The fight for property rights is heating up as land owners along the Red River speak out against the Bureau of Land Management and a potential land grab of nearly 90,000 thousand acres.
The land at stake sits on 116 miles of the river, and the efforts of those opposed to the federal government's intentions are garnering some major support.
On Monday afternoon, State Highway 79 in between Byers and Waurika was the site of a rally by land owners and local and statewide politicians who were expressing their outrage at the possible land grab by the BLM.
Tommy Henderson knows this first hand.
"You don't want to lose your private land, especially land you've worked and paid for or maybe it's been in your family for generations and generations," Henderson says. "You don't want to lose that just like no one wants to lose their home."
He says almost 30 years ago, the BLM took 140 acres of land his family had owned for generations.
"No one denies that the United States owns some land here," Henderson says. "We just don't believe it's near as broad and expansive as what they claim it is. We do think they own a thick sliver of sand out there."
However, Henderson is not the only one taking a stance against the BLM.
Local and statewide lawmakers including Lieutenant Governor David Dewhurst were on hand to voice their frustrations.
Dewhurst says he is glad so many land owners along the Red River are concerned about the possible land grab.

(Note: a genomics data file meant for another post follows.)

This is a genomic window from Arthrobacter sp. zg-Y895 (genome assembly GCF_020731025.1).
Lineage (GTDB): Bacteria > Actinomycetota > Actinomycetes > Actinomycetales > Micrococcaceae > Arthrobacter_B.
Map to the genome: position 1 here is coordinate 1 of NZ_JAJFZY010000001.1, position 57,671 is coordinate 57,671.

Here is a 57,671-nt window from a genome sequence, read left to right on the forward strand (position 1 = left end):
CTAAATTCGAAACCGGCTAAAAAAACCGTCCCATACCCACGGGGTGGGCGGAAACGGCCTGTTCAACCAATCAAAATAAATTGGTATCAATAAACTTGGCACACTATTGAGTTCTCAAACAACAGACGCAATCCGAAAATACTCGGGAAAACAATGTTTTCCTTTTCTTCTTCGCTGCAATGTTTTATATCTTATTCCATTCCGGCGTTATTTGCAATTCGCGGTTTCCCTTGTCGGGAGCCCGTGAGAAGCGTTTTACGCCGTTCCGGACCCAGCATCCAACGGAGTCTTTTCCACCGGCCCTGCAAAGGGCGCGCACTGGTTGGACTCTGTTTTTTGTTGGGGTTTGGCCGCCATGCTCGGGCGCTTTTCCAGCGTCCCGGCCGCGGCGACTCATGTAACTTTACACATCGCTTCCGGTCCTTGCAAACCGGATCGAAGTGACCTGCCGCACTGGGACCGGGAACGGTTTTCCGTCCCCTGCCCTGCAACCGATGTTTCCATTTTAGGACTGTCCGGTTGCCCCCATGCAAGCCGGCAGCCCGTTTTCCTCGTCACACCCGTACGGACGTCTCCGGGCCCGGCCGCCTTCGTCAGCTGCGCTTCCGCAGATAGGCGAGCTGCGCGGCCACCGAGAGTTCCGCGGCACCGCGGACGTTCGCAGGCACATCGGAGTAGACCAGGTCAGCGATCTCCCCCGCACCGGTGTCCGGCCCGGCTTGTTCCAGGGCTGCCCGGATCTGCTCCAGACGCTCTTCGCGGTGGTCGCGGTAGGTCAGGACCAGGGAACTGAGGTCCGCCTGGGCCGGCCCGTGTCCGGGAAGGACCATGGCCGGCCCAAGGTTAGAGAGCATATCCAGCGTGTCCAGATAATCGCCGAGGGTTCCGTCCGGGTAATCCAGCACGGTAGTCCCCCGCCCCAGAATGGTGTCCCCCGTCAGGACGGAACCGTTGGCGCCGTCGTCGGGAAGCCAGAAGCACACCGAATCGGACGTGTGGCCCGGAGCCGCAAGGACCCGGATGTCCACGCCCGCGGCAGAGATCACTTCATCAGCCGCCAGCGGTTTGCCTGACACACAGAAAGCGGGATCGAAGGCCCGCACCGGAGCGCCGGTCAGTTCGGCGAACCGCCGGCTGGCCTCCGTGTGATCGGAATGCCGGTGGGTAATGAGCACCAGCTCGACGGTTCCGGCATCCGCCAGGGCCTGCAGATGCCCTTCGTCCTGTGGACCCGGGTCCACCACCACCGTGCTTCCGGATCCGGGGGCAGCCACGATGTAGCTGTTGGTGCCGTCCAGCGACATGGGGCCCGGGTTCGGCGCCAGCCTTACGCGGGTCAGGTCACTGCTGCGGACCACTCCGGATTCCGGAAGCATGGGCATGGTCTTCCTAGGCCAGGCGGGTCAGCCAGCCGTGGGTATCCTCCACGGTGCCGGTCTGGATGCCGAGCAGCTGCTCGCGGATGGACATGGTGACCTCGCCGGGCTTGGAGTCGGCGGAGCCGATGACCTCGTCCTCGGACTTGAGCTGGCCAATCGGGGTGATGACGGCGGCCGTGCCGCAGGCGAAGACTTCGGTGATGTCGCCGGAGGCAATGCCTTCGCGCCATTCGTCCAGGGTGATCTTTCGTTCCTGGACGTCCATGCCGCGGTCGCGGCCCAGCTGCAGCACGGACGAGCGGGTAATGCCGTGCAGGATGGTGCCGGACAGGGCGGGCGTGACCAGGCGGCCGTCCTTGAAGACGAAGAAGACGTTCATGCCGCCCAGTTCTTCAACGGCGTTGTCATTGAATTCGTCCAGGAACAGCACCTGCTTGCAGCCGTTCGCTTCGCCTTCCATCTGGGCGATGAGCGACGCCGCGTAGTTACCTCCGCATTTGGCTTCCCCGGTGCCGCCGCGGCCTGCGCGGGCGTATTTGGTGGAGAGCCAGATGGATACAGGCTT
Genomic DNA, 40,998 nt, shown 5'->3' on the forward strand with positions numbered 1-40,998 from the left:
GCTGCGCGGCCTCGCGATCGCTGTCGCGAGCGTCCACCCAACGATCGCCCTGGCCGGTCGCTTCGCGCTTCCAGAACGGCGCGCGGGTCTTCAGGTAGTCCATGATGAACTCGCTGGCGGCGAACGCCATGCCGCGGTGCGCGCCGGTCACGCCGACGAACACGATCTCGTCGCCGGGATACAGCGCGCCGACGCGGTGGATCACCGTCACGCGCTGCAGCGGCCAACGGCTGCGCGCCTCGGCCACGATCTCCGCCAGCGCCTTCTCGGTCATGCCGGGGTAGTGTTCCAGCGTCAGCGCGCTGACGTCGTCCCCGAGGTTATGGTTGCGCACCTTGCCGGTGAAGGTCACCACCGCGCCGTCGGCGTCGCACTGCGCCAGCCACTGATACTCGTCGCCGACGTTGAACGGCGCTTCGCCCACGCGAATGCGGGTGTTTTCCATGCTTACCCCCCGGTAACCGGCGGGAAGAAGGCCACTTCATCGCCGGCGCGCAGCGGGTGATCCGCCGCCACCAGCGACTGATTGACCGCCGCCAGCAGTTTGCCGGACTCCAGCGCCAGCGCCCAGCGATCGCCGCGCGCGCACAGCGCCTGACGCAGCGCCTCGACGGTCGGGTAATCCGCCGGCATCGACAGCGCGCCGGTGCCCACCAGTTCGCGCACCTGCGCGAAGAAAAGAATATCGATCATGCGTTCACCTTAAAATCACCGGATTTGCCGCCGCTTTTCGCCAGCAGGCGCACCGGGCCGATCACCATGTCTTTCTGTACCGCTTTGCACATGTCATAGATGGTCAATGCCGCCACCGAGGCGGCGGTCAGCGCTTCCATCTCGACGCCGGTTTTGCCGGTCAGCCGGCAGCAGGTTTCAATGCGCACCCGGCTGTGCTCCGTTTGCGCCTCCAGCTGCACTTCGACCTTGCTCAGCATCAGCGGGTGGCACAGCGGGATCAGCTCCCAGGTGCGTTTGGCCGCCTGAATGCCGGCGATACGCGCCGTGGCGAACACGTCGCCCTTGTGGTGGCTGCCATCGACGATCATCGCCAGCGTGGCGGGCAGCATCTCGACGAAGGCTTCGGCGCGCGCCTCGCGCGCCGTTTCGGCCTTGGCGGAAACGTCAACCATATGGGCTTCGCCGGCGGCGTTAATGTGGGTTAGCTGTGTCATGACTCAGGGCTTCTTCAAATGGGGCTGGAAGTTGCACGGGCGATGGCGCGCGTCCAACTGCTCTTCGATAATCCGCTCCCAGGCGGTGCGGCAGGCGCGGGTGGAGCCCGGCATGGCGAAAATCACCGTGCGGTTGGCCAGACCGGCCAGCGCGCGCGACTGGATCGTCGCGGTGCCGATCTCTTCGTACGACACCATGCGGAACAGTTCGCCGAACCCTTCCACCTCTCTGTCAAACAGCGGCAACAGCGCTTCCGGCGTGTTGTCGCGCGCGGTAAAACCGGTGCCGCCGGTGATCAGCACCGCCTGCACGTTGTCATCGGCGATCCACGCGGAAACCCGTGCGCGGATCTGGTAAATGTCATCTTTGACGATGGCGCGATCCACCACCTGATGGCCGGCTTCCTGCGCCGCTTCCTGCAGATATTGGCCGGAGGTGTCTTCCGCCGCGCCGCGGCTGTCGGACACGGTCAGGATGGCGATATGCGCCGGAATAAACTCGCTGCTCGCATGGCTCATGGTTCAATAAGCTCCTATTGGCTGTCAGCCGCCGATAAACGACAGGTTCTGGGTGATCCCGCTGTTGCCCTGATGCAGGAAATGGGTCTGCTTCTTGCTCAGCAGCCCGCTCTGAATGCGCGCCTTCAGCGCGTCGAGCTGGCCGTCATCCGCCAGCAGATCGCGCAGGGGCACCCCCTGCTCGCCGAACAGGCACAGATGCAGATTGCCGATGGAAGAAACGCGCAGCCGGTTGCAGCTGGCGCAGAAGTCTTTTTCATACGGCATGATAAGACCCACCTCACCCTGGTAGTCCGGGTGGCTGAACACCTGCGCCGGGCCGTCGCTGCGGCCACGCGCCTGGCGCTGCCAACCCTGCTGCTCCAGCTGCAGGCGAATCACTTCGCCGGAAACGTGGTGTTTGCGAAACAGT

He says, "Texans love their land and if someone is going to try and come in without a right and take their land away, we're going to fight them."
Dewhurst says this battle is going to be decided in the courts.
"We'll file suit against BLM," Dewhurst says. "We'll file suit against the federal government and we'll move aggressively to protect private property rights of our fellow Texans."
Henderson says the only way they'll win the fight is if they all stay united.
Henderson says, "We're all very busy and people didn't really have time to pay attention to one or two people but now that it's ready to affect hundreds of people, now we have hundreds of voices and so it's really going to bring it to the forefront I believe now."
There were two BLM representatives at Monday's event but they refused to speak to the media.
They did agree to address the concerns of land owners but on a one-on-one basis.
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